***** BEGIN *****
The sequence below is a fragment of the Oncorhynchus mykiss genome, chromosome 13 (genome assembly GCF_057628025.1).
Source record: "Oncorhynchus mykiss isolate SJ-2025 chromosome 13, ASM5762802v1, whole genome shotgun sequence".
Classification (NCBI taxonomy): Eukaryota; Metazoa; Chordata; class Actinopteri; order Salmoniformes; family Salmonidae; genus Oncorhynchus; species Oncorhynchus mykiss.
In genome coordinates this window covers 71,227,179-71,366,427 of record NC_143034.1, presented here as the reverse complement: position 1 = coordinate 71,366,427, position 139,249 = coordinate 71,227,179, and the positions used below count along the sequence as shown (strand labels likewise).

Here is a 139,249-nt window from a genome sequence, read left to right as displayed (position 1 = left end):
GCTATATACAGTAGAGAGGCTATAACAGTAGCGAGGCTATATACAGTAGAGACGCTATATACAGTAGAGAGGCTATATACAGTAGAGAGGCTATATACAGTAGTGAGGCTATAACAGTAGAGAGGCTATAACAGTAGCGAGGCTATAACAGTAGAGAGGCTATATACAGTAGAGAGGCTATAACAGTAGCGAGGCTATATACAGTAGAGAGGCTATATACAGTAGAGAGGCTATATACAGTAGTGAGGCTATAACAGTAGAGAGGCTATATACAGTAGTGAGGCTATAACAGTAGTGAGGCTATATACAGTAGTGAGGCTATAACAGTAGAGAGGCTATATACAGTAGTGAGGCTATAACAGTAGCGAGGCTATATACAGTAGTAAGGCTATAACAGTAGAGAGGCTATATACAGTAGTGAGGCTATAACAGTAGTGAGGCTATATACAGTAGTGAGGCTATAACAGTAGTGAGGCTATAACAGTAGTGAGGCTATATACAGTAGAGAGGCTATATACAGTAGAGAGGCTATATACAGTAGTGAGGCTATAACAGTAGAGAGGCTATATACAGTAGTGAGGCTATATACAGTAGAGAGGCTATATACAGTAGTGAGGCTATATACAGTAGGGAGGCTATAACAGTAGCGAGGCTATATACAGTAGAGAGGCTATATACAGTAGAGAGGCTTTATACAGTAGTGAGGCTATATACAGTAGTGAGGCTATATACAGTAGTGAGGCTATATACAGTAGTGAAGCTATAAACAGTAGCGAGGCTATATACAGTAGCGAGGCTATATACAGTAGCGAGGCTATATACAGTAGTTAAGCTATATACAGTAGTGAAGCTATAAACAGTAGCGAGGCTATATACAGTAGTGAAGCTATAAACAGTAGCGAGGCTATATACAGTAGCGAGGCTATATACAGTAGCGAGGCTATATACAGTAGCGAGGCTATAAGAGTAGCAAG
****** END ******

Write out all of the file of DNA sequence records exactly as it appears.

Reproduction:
The sequence below is a fragment of the Oncorhynchus mykiss genome, chromosome 13 (genome assembly GCF_057628025.1).
Source record: "Oncorhynchus mykiss isolate SJ-2025 chromosome 13, ASM5762802v1, whole genome shotgun sequence".
Classification (NCBI taxonomy): Eukaryota; Metazoa; Chordata; class Actinopteri; order Salmoniformes; family Salmonidae; genus Oncorhynchus; species Oncorhynchus mykiss.
In genome coordinates this window covers 71,227,179-71,366,427 of record NC_143034.1, presented here as the reverse complement: position 1 = coordinate 71,366,427, position 139,249 = coordinate 71,227,179, and the positions used below count along the sequence as shown (strand labels likewise).

Here is a 139,249-nt window from a genome sequence, read left to right as displayed (position 1 = left end):
GCTATATACAGTAGAGAGGCTATAACAGTAGCGAGGCTATATACAGTAGAGACGCTATATACAGTAGAGAGGCTATATACAGTAGAGAGGCTATATACAGTAGTGAGGCTATAACAGTAGAGAGGCTATAACAGTAGCGAGGCTATAACAGTAGAGAGGCTATATACAGTAGAGAGGCTATAACAGTAGCGAGGCTATATACAGTAGAGAGGCTATATACAGTAGAGAGGCTATATACAGTAGTGAGGCTATAACAGTAGAGAGGCTATATACAGTAGTGAGGCTATAACAGTAGTGAGGCTATATACAGTAGTGAGGCTATAACAGTAGAGAGGCTATATACAGTAGTGAGGCTATAACAGTAGCGAGGCTATATACAGTAGTAAGGCTATAACAGTAGAGAGGCTATATACAGTAGTGAGGCTATAACAGTAGTGAGGCTATATACAGTAGTGAGGCTATAACAGTAGTGAGGCTATAACAGTAGTGAGGCTATATACAGTAGAGAGGCTATATACAGTAGAGAGGCTATATACAGTAGTGAGGCTATAACAGTAGAGAGGCTATATACAGTAGTGAGGCTATATACAGTAGAGAGGCTATATACAGTAGTGAGGCTATATACAGTAGGGAGGCTATAACAGTAGCGAGGCTATATACAGTAGAGAGGCTATATACAGTAGAGAGGCTTTATACAGTAGTGAGGCTATATACAGTAGTGAGGCTATATACAGTAGTGAGGCTATATACAGTAGTGAAGCTATAAACAGTAGCGAGGCTATATACAGTAGCGAGGCTATATACAGTAGCGAGGCTATATACAGTAGTTAAGCTATATACAGTAGTGAAGCTATAAACAGTAGCGAGGCTATATACAGTAGTGAAGCTATAAACAGTAGCGAGGCTATATACAGTAGCGAGGCTATATACAGTAGCGAGGCTATATACAGTAGCGAGGCTATAAGAGTAGCAAG